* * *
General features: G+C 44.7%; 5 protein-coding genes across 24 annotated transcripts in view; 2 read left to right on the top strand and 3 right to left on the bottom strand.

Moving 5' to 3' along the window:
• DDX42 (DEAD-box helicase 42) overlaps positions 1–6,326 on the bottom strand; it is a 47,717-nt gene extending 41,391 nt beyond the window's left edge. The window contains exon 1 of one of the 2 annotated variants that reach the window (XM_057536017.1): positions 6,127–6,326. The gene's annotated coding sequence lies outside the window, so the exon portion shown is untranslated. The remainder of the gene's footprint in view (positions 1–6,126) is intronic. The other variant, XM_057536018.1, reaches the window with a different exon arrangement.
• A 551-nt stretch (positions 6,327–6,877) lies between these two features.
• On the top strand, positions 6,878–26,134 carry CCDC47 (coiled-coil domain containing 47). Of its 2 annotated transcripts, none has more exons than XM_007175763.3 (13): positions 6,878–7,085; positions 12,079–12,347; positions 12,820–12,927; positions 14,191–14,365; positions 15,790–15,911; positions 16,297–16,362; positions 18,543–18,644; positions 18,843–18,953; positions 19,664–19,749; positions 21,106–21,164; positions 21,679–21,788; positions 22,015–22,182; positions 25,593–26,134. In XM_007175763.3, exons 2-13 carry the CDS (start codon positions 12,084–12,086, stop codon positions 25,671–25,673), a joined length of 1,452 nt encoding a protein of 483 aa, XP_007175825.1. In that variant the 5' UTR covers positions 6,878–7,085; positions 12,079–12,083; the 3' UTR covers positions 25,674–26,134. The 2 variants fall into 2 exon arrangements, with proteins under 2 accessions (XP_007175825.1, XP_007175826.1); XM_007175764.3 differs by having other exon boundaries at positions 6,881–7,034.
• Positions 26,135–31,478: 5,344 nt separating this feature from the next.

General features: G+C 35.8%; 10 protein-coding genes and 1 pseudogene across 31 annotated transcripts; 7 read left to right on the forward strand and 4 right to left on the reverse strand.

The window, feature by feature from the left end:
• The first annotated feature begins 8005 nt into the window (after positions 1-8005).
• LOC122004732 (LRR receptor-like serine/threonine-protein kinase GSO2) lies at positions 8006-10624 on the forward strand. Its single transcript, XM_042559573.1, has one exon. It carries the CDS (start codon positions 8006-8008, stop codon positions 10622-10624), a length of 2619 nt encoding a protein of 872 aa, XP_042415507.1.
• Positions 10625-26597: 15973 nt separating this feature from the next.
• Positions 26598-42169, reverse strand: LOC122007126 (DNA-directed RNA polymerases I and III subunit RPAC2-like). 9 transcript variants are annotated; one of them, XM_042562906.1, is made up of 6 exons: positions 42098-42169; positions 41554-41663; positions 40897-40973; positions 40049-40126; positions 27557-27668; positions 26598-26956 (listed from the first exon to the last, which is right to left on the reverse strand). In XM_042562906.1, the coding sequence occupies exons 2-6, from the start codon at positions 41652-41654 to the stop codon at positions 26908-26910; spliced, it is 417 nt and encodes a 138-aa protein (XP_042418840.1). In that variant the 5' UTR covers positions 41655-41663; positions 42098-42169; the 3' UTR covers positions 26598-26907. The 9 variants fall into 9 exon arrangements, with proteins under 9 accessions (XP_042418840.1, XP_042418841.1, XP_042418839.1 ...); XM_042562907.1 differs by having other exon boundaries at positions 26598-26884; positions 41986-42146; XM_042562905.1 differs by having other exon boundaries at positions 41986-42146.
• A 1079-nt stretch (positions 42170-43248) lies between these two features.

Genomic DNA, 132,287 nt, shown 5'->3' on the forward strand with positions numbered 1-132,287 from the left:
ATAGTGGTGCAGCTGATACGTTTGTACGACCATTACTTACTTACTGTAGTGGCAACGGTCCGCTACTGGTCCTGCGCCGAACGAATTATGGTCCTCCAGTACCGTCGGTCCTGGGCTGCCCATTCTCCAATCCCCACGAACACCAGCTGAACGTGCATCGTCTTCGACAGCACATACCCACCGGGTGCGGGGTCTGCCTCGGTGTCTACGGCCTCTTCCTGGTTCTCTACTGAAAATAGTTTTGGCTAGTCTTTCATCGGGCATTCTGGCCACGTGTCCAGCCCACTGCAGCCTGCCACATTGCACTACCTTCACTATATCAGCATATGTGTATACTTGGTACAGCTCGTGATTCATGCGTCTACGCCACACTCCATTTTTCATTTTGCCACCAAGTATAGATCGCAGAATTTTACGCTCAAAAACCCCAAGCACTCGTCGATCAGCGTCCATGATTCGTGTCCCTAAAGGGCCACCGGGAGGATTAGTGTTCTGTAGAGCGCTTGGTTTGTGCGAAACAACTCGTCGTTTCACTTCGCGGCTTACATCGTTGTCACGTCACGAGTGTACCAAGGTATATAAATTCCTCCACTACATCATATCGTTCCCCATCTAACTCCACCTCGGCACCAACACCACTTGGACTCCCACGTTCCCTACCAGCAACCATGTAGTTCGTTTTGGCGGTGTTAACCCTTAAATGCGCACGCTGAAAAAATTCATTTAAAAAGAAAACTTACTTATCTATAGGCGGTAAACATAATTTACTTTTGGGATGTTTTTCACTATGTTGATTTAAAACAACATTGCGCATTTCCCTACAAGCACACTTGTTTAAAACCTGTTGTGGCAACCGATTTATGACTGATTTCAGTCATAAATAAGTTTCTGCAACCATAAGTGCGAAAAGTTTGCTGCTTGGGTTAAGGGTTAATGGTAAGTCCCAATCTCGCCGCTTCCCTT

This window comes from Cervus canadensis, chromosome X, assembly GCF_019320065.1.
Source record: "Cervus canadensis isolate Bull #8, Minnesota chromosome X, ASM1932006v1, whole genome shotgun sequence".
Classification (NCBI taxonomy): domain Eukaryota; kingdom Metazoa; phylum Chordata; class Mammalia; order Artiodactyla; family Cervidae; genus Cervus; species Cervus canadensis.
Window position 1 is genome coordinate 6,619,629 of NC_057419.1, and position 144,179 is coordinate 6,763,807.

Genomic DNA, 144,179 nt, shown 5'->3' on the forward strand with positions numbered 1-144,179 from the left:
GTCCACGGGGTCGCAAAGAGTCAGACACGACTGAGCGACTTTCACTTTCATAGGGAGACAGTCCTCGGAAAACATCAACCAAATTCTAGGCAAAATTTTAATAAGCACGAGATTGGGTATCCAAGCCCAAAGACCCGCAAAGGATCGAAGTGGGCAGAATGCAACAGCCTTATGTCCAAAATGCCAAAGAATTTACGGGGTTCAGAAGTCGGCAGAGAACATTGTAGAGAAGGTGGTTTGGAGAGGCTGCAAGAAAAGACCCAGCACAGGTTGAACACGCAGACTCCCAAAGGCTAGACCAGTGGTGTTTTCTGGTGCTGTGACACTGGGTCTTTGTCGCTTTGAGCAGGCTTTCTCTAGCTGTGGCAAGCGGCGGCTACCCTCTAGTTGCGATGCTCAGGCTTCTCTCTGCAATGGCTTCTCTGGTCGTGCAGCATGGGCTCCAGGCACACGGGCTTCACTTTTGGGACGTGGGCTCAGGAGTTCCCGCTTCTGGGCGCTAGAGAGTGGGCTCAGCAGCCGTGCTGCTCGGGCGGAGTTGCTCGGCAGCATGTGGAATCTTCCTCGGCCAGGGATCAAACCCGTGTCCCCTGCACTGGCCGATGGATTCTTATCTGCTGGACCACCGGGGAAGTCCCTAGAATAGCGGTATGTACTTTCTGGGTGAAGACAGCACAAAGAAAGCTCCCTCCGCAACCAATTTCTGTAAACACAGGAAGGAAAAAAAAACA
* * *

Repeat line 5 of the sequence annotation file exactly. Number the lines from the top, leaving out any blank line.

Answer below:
• On the top strand, positions 6,878–26,134 carry CCDC47 (coiled-coil domain containing 47). Of its 2 annotated transcripts, none has more exons than XM_007175763.3 (13): positions 6,878–7,085; positions 12,079–12,347; positions 12,820–12,927; positions 14,191–14,365; positions 15,790–15,911; positions 16,297–16,362; positions 18,543–18,644; positions 18,843–18,953; positions 19,664–19,749; positions 21,106–21,164; positions 21,679–21,788; positions 22,015–22,182; positions 25,593–26,134. In XM_007175763.3, exons 2-13 carry the CDS (start codon positions 12,084–12,086, stop codon positions 25,671–25,673), a joined length of 1,452 nt encoding a protein of 483 aa, XP_007175825.1. In that variant the 5' UTR covers positions 6,878–7,085; positions 12,079–12,083; the 3' UTR covers positions 25,674–26,134. The 2 variants fall into 2 exon arrangements, with proteins under 2 accessions (XP_007175825.1, XP_007175826.1); XM_007175764.3 differs by having other exon boundaries at positions 6,881–7,034.